Screenshot 2023-08-06 at 1.33.09 PM.png


They are, they tell you, red-blooded, white-hatted, true-blue Americans. You see them on the news, perhaps on the roads, maybe at your dinner table. If you’re white, they may be relatives. They’re certainly among your neighbors, unless you live in a totally blue area.

You may know them as the ones who show up with shovels when your car needs to be dug out of the snow, when your dad needs a lift to the Legion meeting, when somebody’s sick and they bring casseroles. Good guys. Good gals.

That gets confusing when they’re also the ones who vote for a president you see as a power-mad con man, when they join groups that attempt a coup, that advocate civil war to give the con man more power. WTH?

It all has me pondering a lot of things, including patriotism. Just that one thing right now, the nature of patriotism, for an American. Not all the many many other aspects of the differences we’re experiencing with each other. Only this, for now—what does it mean to be an American patriot?

I know I’m a patriot. I love the innate American hopefulness that we can do better, our wise-ass sense of humor, our informality. I love the memory of our being Good Guys who went across the seas to stop the Japanese from ruling all of Asia, the Nazis from taking over Europe.

I’m proud that we keep working on this more perfect union thing, looking at where we fall short, trying harder to do it right. It’s not, for me, “My country right or wrong,” despite growing up in a military family, where the ethos was Await orders. Obey promptly. Do not question.

Despite nagging doubts that it made sense, I gave that a go. Took me way too long to figure out that Question Authority or—as Linda Ellerbee has urged, Question Everything—was a better mode of operation. An MO that made me more American, not less.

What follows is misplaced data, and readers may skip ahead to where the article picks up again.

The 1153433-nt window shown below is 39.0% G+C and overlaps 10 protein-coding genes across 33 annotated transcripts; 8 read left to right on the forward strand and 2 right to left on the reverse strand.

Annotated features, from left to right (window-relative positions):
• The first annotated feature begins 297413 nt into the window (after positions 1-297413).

The Founders questioned authority, gloriously. Sons of the Enlightenment, they looked at the Divine Right of King George to rule them and decided it was nuts. Power didn’t rest in one anointed guy, it was in the people, who didn’t need no stinkin’ king.

Now there are Americans waving flags, chanting U!S!A! and calling themselves patriots, who seem to want a king. The power-mad con man tells them only he can protect them from awful dangers, that he is the genius who understands things better than they can, that he will abolish the Constitutional stuff that just keeps him from getting great things done for them. Not by them. For them.

It seems a drive to relinquish responsibility as citizens, as a choice to not be those free people the Founders championed, people who don’t need a strongman telling them what to do. The desire to empower a strongman doesn’t look like patriotism to me. It sounds more like, Standing by, awaiting orders, your Majesty.

The Founders, those magnificent rebels against a strongman, would be horrified that the nation they freed is now full of people who want to surrender the power and control they fought to secure for us.

The Founders were patriots, American patriots whose work we need to build on to become that more perfect union, doing the work as free American citizens, thinking for ourselves, figuring it out democratically, making it real.